List of parties to the Comprehensive Nuclear-Test-Ban Treaty

From Wikipedia, the free encyclopedia
Participation in the Comprehensive Nuclear-Test-Ban Treaty

The contracting states to the Comprehensive Nuclear-Test-Ban Treaty (CTBT) are the states that have signed and ratified the international agreement banning all nuclear explosions in all environments. Technically they will not be "parties" until the treaty enters into force,[1] at which point these states will also be Member States of the Comprehensive Nuclear-Test-Ban Treaty Organization (CTBTO), which comes into existence upon entry into force of the treaty. Non-contracting states are also listed, including those that are signatories and those are not. States Signatories are Members of the CTBTO Preparatory Commission.

On September 24, 1996, the Comprehensive Nuclear-Test-Ban Treaty (CTBT) was opened for signature. All five nuclear weapons states recognized under the Nuclear Non-Proliferation Treaty (China, France, Russia, the United Kingdom, and the United States) signed the treaty, with 66 other states following that day.[2] Fiji became the first state to ratify the treaty on October 10, 1996. Currently, 183 states have signed and 166 states have ratified the treaty. Most recently, Niue signed the treaty on April 9, 2012 and Myanmar and Swaziland ratified on September 21, 2016.[3][4][5]

Signatures are received at the United Nations Headquarters in New York City by authorized representatives of the state.[6] Ratification is achieved with the approval of either or both chamber of the legislature and executive of the state. The instrument of ratification serves as the document binding the state to the international treaty and can be accepted only with the validating signature of the head of state or other official with full powers to sign it.[7] The instrument is deposited with the Secretary-General of the United Nations.[8]

Under the CTBT, there are 195 Annex 1 states[9] which include a subset of 44 Annex 2 states.[10]

  • Annex 1 states are agreed upon by conference and currently comprise all 193 United Nations member states, the Cook Islands, Holy See and Niue. All Annex 1 states may become members of the Executive Council, the principal decision-making body of the organization responsible for supervising its activities.[11] These states are formally bound to the conditions of the treaty; however, their ratification is not necessary for the treaty to come into effect (unless they are also an Annex 2 state).
  • Annex 2 states are those that formally participated in the 1996 Conference on Disarmament and possessed nuclear power or research reactors at the time.[12] Annex 2 lists the following 44 States: Algeria, Argentina, Australia, Austria, Bangladesh, Belgium, Brazil, Bulgaria, Canada, Chile, China, Colombia, Democratic People's Republic of Korea, Democratic Republic of the Congo, Egypt, Finland, France, Germany, Hungary, India, Indonesia, Islamic Republic of Iran, Israel, Italy, Japan, Mexico, Netherlands, Norway, Pakistan, Peru, Poland, Republic of Korea, Romania, Russian Federation, Slovakia, South Africa, Spain, Sweden, Switzerland, Turkey, Ukraine, United Kingdom, United States of America, and Vietnam.

Eight Annex 2 states have not ratified the treaty: China, Egypt, Iran, Israel and the United States have already signed the Treaty, whereas India, North Korea and Pakistan have not signed it. The treaty will come into force only with the signature and ratification of the above Annex 2 states of the treaty, 180 days after they have all deposited their instruments of ratification.[13]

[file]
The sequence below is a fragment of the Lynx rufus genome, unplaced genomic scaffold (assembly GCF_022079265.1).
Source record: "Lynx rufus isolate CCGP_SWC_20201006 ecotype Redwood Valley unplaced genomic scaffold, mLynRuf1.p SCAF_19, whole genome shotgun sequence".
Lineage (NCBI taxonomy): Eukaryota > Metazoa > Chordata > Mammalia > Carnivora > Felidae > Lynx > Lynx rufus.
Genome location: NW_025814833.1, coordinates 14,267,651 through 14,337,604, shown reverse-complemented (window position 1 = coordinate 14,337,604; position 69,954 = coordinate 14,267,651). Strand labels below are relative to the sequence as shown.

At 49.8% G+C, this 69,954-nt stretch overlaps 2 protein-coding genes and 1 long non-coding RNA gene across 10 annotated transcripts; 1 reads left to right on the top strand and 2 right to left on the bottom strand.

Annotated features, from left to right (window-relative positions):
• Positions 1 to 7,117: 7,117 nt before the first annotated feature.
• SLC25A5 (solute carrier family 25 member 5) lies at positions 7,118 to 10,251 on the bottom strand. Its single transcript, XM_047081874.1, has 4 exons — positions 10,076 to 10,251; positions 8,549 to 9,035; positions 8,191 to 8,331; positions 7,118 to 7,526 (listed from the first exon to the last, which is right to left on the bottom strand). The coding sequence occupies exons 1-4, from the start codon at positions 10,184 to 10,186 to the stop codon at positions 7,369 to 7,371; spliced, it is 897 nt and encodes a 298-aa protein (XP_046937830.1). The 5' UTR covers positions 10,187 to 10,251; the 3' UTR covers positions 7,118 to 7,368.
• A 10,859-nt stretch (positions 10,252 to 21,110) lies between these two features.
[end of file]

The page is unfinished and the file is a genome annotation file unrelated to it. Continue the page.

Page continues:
Summary

Status Annex 2 states Not Annex 2 states Total Membership
Signed and ratified 36 130 166 Parties to the CTBT
Member States of the CTBT Preparatory Commission
Member States of the CTBTO (after entry into force)
Only signed 5 12 17 Member States of the CTBT Preparatory Commission
Non-signatory 3 10 13
Total 44 152 196

Ratifying states

State[5][3] Annex Signed Ratified
 Afghanistan 1 Sep 24, 2003 Sep 24, 2003
 Albania 1 Sep 27, 1996 Apr 23, 2003
 Algeria 21, 2 Oct 15, 1996 Jul 11, 2003
 Andorra 1 Sep 24, 1996 Jul 12, 2006
 Angola 1 Sep 27, 1996 Mar 20, 2015
 Antigua and Barbuda 1 Apr 16, 1997 Jan 11, 2006
 Argentina 21, 2 Sep 24, 1996 Dec 4, 1998
 Armenia 1 Oct 1, 1996 Jul 12, 2006
 Australia 21, 2 Sep 24, 1996 Jul 9, 1998
 Austria 21, 2 Sep 24, 1996 Mar 13, 1998
 Azerbaijan 1 Jul 28, 1997 Feb 2, 1999
 Bahamas 1 Feb 4, 2005 Nov 30, 2007
 Bahrain 1 Sep 24, 1996 Apr 12, 2004
 Bangladesh 21, 2 Oct 24, 1996 Mar 8, 2000
 Barbados 1 Jan 14, 2008 Jan 14, 2008
 Belarus 1 Sep 24, 1996 Sep 13, 2000
 Belgium 21, 2 Sep 24, 1996 Jun 29, 1999
 Belize 1 Nov 14, 2001 Mar 26, 2004
 Benin 1 Sep 27, 1996 Mar 6, 2001
 Bolivia 1 Sep 24, 1996 Oct 4, 1999
 Bosnia and Herzegovina 1 Sep 24, 1996 Oct 26, 2006
 Botswana 1 Sep 16, 2002 Oct 28, 2002
 Brazil 21, 2 Sep 24, 1996 Jul 24, 1998
 Brunei 1 Jan 22, 1997 Jan 10, 2013
 Bulgaria 21, 2 Sep 24, 1996 Sep 29, 1999
 Burkina Faso 1 Sep 27, 1996 Apr 17, 2002
 Burundi 1 Sep 24, 1996 Sep 24, 2008
 Cabo Verde 1 Oct 1, 1996 Mar 1, 2006
 Cambodia 1 Sep 26, 1996 Nov 10, 2000
 Cameroon 1 Nov 16, 2001 Feb 6, 2006
 Canada 21, 2 Sep 24, 1996 Dec 18, 1998
 Central African Republic 1 Dec 19, 2001 May 26, 2010
 Chad 1 Oct 18, 1996 Feb 8, 2013
 Chile 21, 2 Sep 24, 1996 Jul 12, 2000
 Colombia 21, 2 Sep 24, 1996 Jan 29, 2008
 Cook Islands 1 Dec 5, 1997 Sep 6, 2005
 Costa Rica 1 Sep 24, 1996 Sep 25, 2001
 Côte d'Ivoire 1 Sep 25, 1996 Mar 11, 2003
 Croatia 1 Sep 24, 1996 Mar 2, 2001
 Cyprus 1 Sep 24, 1996 Jul 18, 2003
 Czech Republic 1 Nov 12, 1996 Sep 11, 1997
 Democratic Republic of the Congo 21, 2 Oct 4, 1996 Sep 28, 2004
 Republic of the Congo 1 Feb 11, 1997 Sep 2, 2014
 Denmark 1 Sep 24, 1996 Dec 21, 1998
 Djibouti 1 Oct 21, 1996 Jul 15, 2005
 Dominican Republic 1 Oct 3, 1996 Sep 4, 2007
 Ecuador 1 Sep 24, 1996 Nov 12, 2001
 El Salvador 1 Sep 24, 1996 Sep 11, 1998
 Eritrea 1 Nov 11, 2003 Nov 11, 2003
 Estonia 1 Nov 20, 1996 Aug 13, 1999
 Ethiopia 1 Sep 25, 1996 Aug 8, 2006
 Federated States of Micronesia 1 Sep 24, 1996 Jul 25, 1997
 Fiji 1 Sep 24, 1996 Oct 10, 1996
 Finland 21, 2 Sep 24, 1996 Jan 15, 1999
 France 21, 2 Sep 24, 1996 Apr 6, 1998
 Gabon 1 Oct 7, 1996 Sep 20, 2000
 Georgia 1 Sep 24, 1996 Sep 27, 2002
 Germany 21, 2 Sep 24, 1996 Aug 20, 1998
 Ghana 1 Oct 3, 1996 Jun 14, 2011